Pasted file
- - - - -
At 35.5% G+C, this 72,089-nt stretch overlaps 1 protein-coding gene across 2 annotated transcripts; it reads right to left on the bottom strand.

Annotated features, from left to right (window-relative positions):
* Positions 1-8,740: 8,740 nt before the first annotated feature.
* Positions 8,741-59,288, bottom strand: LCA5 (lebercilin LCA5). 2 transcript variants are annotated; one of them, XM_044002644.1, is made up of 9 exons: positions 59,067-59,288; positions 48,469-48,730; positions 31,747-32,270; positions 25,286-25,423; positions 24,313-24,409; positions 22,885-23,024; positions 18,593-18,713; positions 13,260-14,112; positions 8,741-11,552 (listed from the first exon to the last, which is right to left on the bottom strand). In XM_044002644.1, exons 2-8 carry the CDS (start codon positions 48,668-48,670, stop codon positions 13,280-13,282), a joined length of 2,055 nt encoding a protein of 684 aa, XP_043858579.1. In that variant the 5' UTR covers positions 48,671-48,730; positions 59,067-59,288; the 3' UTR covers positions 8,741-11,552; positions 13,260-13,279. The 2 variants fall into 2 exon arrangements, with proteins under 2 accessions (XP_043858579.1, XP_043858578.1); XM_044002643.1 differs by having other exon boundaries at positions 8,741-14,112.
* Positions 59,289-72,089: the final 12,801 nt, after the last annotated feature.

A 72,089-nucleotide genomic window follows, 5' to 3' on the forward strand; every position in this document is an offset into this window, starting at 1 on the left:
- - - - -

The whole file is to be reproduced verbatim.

At 35.5% G+C, this 72,089-nt stretch overlaps 1 protein-coding gene across 2 annotated transcripts; it reads right to left on the bottom strand.

Annotated features, from left to right (window-relative positions):
* Positions 1-8,740: 8,740 nt before the first annotated feature.
* Positions 8,741-59,288, bottom strand: LCA5 (lebercilin LCA5). 2 transcript variants are annotated; one of them, XM_044002644.1, is made up of 9 exons: positions 59,067-59,288; positions 48,469-48,730; positions 31,747-32,270; positions 25,286-25,423; positions 24,313-24,409; positions 22,885-23,024; positions 18,593-18,713; positions 13,260-14,112; positions 8,741-11,552 (listed from the first exon to the last, which is right to left on the bottom strand). In XM_044002644.1, exons 2-8 carry the CDS (start codon positions 48,668-48,670, stop codon positions 13,280-13,282), a joined length of 2,055 nt encoding a protein of 684 aa, XP_043858579.1. In that variant the 5' UTR covers positions 48,671-48,730; positions 59,067-59,288; the 3' UTR covers positions 8,741-11,552; positions 13,260-13,279. The 2 variants fall into 2 exon arrangements, with proteins under 2 accessions (XP_043858579.1, XP_043858578.1); XM_044002643.1 differs by having other exon boundaries at positions 8,741-14,112.
* Positions 59,289-72,089: the final 12,801 nt, after the last annotated feature.

A 72,089-nucleotide genomic window follows, 5' to 3' on the forward strand; every position in this document is an offset into this window, starting at 1 on the left: